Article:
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Online Discussion: Tracking new emerging diseases and the next pandemic.

Calculating preps for your family...

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worriedinMD View Drop Down
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    Posted: March 27 2006 at 5:50am
Hello all ~ I have been "lurking" here for quite a while, and this is my first post. I regularly (read: obsessively Wink) check this board for latest news and prep information.
 
Recent news from all over has me feeling that we are close to this all becoming a very unfortunate reality, and that has prompted me to take a HARD and REALISTIC look at my preps for my family.
 
To try to get a handle on how much food we will need, and to help focus on this ENORMOUS task ahead of us, here is what we did:
 
My DH and I made up a very simple menu for four days (to at least try to avoid eating tuna and powdered milk every day). I then used a spreadsheet to calculate how much of each item I need to have in order to feed our family (10 people) for those four days.
 
Once we came up with the four day totals, it was then very easy to multiply those totals to see how much we need for 30 days, 90 days, etc.
 
What I found really shocked me! I thought we were well prepared, but in fact I have VASTLY underestimated how much food we will use each day.
 
We were really conservative (IMO) planning the meals, and kept it super simple.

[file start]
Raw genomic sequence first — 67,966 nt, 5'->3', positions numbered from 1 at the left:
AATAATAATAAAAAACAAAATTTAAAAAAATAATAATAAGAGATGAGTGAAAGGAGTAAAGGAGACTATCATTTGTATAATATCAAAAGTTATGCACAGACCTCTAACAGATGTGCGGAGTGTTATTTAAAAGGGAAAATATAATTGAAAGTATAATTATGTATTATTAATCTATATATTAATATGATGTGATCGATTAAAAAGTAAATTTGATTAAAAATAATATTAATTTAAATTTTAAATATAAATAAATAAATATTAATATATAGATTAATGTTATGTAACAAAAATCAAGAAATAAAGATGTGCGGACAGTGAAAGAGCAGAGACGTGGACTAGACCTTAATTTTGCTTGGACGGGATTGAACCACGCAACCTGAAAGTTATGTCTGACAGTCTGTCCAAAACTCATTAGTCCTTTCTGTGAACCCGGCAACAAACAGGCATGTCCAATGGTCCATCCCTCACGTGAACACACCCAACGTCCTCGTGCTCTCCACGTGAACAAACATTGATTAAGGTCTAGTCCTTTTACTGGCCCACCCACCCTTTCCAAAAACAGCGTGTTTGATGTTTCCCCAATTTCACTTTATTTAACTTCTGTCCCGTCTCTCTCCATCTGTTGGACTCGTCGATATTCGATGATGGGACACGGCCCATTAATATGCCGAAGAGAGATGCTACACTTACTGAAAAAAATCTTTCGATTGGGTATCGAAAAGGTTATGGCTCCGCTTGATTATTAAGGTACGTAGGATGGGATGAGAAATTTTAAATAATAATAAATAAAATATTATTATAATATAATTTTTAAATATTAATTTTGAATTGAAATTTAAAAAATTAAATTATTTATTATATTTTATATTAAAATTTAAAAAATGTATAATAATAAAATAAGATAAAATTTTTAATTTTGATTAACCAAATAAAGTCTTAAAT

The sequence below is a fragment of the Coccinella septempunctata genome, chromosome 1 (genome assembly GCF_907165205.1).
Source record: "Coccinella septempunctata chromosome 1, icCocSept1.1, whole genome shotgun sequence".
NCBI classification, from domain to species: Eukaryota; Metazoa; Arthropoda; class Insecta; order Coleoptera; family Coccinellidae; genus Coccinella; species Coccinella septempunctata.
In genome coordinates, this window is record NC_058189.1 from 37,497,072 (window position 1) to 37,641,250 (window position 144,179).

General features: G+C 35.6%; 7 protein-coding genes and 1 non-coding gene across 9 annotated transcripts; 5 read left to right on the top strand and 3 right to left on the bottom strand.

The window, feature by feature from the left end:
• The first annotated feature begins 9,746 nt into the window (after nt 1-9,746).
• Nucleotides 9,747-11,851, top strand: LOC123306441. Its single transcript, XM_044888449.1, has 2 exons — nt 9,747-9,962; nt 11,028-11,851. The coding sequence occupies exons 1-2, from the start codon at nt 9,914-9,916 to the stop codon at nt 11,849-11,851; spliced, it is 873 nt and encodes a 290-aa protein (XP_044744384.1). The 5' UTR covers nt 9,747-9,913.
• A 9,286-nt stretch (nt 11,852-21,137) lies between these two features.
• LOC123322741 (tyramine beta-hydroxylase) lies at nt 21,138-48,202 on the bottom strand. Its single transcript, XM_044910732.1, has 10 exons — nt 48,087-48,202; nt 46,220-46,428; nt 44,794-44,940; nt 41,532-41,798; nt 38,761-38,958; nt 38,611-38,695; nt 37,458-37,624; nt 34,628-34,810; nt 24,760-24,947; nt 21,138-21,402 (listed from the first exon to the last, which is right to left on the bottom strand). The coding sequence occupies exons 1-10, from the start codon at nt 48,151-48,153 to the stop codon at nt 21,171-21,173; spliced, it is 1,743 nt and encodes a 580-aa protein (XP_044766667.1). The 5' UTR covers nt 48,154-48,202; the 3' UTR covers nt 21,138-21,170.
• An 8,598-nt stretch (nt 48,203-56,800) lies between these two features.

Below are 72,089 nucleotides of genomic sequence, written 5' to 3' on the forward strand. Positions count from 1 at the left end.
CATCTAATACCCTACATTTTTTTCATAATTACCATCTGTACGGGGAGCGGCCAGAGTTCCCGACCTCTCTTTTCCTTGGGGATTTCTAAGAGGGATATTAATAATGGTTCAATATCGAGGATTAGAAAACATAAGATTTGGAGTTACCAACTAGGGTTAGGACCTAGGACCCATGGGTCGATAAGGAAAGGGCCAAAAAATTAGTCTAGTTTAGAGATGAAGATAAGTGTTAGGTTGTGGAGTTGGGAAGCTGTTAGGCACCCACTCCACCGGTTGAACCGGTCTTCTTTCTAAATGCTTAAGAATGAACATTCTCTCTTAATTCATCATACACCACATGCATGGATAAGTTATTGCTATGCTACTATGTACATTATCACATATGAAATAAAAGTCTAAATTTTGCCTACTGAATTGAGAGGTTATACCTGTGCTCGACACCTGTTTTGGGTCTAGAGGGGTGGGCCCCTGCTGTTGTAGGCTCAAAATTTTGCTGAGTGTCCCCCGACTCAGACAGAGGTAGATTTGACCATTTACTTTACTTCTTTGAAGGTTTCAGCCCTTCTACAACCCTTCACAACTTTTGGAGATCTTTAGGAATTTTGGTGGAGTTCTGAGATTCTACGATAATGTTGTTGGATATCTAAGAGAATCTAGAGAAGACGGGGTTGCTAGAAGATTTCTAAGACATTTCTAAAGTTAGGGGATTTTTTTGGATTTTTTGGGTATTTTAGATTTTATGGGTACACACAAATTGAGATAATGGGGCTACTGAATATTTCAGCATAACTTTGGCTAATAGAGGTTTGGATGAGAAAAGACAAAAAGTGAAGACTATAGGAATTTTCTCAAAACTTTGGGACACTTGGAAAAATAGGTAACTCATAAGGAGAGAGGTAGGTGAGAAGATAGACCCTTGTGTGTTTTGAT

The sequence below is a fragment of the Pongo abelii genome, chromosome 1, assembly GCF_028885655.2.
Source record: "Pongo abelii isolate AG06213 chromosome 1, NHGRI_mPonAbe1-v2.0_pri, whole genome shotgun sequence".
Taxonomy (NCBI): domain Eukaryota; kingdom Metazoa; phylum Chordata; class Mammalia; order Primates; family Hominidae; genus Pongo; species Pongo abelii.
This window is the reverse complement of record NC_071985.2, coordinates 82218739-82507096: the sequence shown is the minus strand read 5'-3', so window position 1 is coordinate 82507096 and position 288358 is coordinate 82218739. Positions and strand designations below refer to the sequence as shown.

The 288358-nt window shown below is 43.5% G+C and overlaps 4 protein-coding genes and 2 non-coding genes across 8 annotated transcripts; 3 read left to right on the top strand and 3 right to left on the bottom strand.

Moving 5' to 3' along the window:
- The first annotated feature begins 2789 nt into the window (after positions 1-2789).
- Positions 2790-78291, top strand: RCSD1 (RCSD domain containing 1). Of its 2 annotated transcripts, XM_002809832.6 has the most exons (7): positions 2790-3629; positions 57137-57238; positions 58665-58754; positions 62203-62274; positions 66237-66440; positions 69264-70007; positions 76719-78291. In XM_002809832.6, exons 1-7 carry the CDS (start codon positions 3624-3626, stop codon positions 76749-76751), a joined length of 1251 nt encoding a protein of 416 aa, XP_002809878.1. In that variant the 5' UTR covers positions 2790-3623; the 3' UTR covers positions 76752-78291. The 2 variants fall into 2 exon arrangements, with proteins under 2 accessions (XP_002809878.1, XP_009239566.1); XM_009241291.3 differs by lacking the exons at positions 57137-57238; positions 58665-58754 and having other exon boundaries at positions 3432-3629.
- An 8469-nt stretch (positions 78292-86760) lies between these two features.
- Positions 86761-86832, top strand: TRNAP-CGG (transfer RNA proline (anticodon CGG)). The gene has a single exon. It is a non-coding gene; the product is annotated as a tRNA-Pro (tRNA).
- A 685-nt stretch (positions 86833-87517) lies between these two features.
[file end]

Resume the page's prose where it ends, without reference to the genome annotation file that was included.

Sample Menu for one day:
Breakfast ~ one granola bar, 1 tbsp of peanut butter, 1/2 cup of canned fruit.
 
Lunch ~ 1/2 box of mac and cheese, and 1/2 can of veggies.
 
Dinner ~ 1/2 can of chunky soup.
 
Also 1 cup of milk per day, per person.
 
We tried to keep three meals each day, thinking that for the kids (and adults who may act like kids Wink), keeping the routine of breakfast, lunch, and dinner would be nice if possible.
 
For example, in our four days of menus, we have planned on 1/2 can of tuna fish per person, for two different meals. So for 10 people, we need 10 cans of tuna fish every four days! This turns into 250 cans of tuna fish for 100 days (approx 3 months). If we plan on 10 people eating 1 can of fruit per day, then we need 1000 cans of fruit just to get through 3 months! At last count, we only have about 250 cans. YIKES!
 
Yet another thing I underestimated was rice. I just did the math, and one pound of rice will make approx 10 cups of cooked rice. So if we plan on having one cup of rice per day for 10 people, then we need 1 pound of rice PER DAY. Our 50 pounds of rice will not last very long with 10 hungry people in our house.
 
I thought I was doing well with the tons of stuff already in the basement ~ now I have MAJOR shopping to do to even be remotely prepared for even 3 months. AND to make matters worse, I now believe we should really be prepared for 6 months at a minimum, one year to be comfortable.
 
This has really been eye opening for me and my DH. We used the same formulas to calculate rolls of toilet paper (one for each person every four days, or 250 rolls for 100 days), and all other items we think we will need.
 
It does help me to have REAL numbers to use to prep ~ now I will KNOW how many boxes of mac and cheese (800 for those that are wondering Wink) I need to have in my basement to even begin to feel ready for what is coming. My DH thinks that as we approach those numbers, my anxiety will ease off ~ but I have my doubts.